• leafy vegetables
  • root vegetables
  • cooked, processed, preserved, dried, frozen, and canned fruit

We have brochures in English and other languages with information and guidance about movement controls. 

Information for people in the controlled area making packed lunches

If you live in the controlled area (refer to map) and you're preparing lunch for work or school, you can still include home-grown fruit and vegetables, just make sure it's cut up and you can't see any larvae in it.

If you find larvae in fruit or believe you have seen a fruit fly, call 0800 80 99 66.

Information about Export Restriction Zones

We have established an Export Restriction Zone (ERZ) of 3.2km around the controlled area. This means export consignments of Queensland fruit fly host material must meet additional requirements to move through the ERZ and be eligible for export.

All Queensland fruit fly host material destined for export and travelling through an Export Restriction Zone must be contained in an insect-proofed environment and some additional documentation provided.

We've prepared the following information and guidance about the Export Restriction Zone and transit requirements.

Download the FAQ for Exporters [PDF, 881 KB]

Download the requirements and guidance for exporters [PDF, 713 KB]

If you are a grower or packhouse, check if you are in the ERZ using this interactive map:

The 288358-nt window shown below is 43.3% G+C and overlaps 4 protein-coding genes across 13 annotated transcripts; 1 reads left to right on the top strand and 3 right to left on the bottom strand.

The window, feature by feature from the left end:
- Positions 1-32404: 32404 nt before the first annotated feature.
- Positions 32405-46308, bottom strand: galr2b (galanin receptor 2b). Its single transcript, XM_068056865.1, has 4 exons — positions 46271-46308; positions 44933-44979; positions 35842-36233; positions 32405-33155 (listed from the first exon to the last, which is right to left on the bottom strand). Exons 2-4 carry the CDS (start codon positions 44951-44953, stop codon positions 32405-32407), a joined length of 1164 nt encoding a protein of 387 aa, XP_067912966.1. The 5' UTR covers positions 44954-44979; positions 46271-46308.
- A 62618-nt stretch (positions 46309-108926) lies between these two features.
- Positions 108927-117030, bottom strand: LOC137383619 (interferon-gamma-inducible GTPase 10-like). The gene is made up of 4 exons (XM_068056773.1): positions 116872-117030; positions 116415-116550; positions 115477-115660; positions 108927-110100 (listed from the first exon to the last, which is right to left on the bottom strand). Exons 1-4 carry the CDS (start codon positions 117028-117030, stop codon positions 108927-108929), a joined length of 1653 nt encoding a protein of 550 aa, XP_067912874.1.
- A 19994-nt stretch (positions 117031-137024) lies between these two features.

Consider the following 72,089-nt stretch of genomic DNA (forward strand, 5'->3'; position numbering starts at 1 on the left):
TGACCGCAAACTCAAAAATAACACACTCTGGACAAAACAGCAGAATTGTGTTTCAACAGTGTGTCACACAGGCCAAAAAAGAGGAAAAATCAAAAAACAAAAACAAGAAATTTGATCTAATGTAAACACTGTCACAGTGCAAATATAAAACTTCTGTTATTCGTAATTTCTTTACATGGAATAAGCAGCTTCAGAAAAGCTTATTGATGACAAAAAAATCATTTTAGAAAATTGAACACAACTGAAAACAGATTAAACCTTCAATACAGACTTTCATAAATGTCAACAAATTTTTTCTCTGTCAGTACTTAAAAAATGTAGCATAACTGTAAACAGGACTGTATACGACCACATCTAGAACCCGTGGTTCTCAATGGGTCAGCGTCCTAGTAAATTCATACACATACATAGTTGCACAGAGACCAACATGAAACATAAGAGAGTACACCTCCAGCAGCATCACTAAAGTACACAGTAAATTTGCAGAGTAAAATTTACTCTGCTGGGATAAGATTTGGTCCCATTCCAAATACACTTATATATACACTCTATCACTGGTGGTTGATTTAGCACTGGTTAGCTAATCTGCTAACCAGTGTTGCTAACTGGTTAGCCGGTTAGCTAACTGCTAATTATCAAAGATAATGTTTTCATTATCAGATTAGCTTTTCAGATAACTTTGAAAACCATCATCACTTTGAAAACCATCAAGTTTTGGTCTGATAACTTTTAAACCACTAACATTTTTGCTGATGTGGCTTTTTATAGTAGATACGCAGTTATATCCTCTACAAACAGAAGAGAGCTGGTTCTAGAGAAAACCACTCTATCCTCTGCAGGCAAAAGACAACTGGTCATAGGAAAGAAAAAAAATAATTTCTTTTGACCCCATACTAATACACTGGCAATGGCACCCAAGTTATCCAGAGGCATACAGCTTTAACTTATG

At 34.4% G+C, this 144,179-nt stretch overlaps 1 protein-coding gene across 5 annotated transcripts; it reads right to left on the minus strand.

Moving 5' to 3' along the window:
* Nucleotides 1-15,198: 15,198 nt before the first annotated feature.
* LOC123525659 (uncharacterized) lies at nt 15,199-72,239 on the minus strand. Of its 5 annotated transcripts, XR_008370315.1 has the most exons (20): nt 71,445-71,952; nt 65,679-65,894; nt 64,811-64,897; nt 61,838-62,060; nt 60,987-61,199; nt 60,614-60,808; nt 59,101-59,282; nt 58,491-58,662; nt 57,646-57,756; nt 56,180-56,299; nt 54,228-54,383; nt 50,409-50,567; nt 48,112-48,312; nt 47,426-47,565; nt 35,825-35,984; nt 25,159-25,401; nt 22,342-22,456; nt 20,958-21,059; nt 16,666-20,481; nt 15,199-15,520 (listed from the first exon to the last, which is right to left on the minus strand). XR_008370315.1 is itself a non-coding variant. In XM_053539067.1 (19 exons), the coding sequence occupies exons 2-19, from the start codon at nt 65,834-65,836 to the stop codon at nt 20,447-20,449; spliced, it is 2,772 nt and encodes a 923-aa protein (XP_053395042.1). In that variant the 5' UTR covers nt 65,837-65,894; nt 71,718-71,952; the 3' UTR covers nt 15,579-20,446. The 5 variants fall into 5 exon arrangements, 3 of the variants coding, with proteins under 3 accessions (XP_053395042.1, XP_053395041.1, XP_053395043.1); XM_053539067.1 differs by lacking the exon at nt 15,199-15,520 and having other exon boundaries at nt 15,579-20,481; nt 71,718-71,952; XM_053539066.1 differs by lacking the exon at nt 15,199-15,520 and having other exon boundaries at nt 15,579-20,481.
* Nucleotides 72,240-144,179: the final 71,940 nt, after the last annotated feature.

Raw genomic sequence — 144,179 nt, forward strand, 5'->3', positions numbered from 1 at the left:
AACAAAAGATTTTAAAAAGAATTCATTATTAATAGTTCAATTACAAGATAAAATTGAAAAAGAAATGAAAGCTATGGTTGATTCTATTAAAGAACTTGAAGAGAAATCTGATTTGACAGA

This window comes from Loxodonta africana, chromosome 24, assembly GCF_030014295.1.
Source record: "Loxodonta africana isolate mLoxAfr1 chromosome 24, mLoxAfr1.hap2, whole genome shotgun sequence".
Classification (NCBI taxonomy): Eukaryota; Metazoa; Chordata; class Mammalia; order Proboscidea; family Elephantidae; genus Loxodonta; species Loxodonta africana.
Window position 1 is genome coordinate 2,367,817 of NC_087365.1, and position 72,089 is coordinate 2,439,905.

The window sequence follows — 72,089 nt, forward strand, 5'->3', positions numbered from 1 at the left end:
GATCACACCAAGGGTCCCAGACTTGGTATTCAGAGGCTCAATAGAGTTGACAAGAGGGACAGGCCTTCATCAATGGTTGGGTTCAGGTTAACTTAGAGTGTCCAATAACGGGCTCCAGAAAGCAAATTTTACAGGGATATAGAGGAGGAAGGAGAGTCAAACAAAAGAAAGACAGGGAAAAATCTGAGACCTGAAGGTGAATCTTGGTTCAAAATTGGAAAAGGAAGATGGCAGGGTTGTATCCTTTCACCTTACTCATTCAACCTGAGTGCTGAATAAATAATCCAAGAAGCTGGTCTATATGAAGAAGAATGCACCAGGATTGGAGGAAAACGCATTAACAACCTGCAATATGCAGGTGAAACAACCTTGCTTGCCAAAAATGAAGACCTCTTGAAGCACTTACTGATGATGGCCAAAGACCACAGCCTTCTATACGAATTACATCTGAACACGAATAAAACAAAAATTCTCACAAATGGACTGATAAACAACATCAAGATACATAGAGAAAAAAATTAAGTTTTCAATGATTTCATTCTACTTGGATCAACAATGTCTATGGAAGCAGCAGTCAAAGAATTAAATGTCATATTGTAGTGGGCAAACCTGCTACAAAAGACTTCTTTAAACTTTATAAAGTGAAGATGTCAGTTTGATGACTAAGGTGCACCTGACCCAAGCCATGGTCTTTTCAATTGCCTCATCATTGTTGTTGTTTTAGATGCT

What you can do

Fruit fly larvae on a peach
Fruit fly larvae on a peach
 Fruit fly larvae on a mango
Fruit fly larvae on a mango

Queensland fruit flies are about 6 to 8 mm long and are reddish-brown coloured with yellow markings.

If you find larvae in fruit or believe you have seen a fruit fly, call 0800 80 99 66.

If you live in Northcote, find out if you're in the controlled area. If so, you will need to follow legal restrictions around movement of fruit and vegetables. Remember – if in doubt, don't take it out.

If you have any enquiries, call 0800 80 99 66.

Risk to New Zealand

Queensland fruit fly would jeopardise a horticulture industry worth $5 billion a year in domestic sales and exports.

  • 80% of New Zealand's horticulture crops are susceptible to attack by Queensland fruit fly.
  • Fruits and vegetables they attack become inedible.
  • Any fruit and vegetables would be subject to trade restrictions.

Keeping them out

To keep Queensland fruit fly out, New Zealand:

  • imposes tough requirements on imported produce
  • checks passengers, luggage and freight at the border
  • has had a dedicated trapping programme since the 1970s.

The traps are an early-warning system, telling us if flies have arrived, so we can eradicate them.

Surveillance

Biosecurity New Zealand's surveillance programme watches for 100 species of fruit fly, including the Queensland fruit fly.

  • More than 7,600 traps are set around the country.
  • Pheromones are used to lure flies into the traps.
  • Most traps are placed near airports, seaports, and densely populated areas – where flies would most likely enter the country.

Trapping runs from September till June, when fruit flies are active. Any catches trigger a response similar to the current response. If a breeding population is found, insecticide treatments are used to get rid of it.

Image files

Queensland fruit fly dorsal [JPG, 2.7 MB]

Queensland fruit fly lateral [JPG, 3.1 MB]

Queensland fruit fly on a leaf [JPG, 5.1 MB]

Fruit fly larvae on peach

Fruit fly larvae on mango

Last reviewed: